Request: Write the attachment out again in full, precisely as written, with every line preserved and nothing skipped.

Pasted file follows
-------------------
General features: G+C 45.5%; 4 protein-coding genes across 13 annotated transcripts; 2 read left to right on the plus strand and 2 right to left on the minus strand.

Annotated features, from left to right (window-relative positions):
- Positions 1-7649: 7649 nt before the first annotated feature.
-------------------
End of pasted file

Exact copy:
General features: G+C 45.5%; 4 protein-coding genes across 13 annotated transcripts; 2 read left to right on the plus strand and 2 right to left on the minus strand.

Annotated features, from left to right (window-relative positions):
- Positions 1-7649: 7649 nt before the first annotated feature.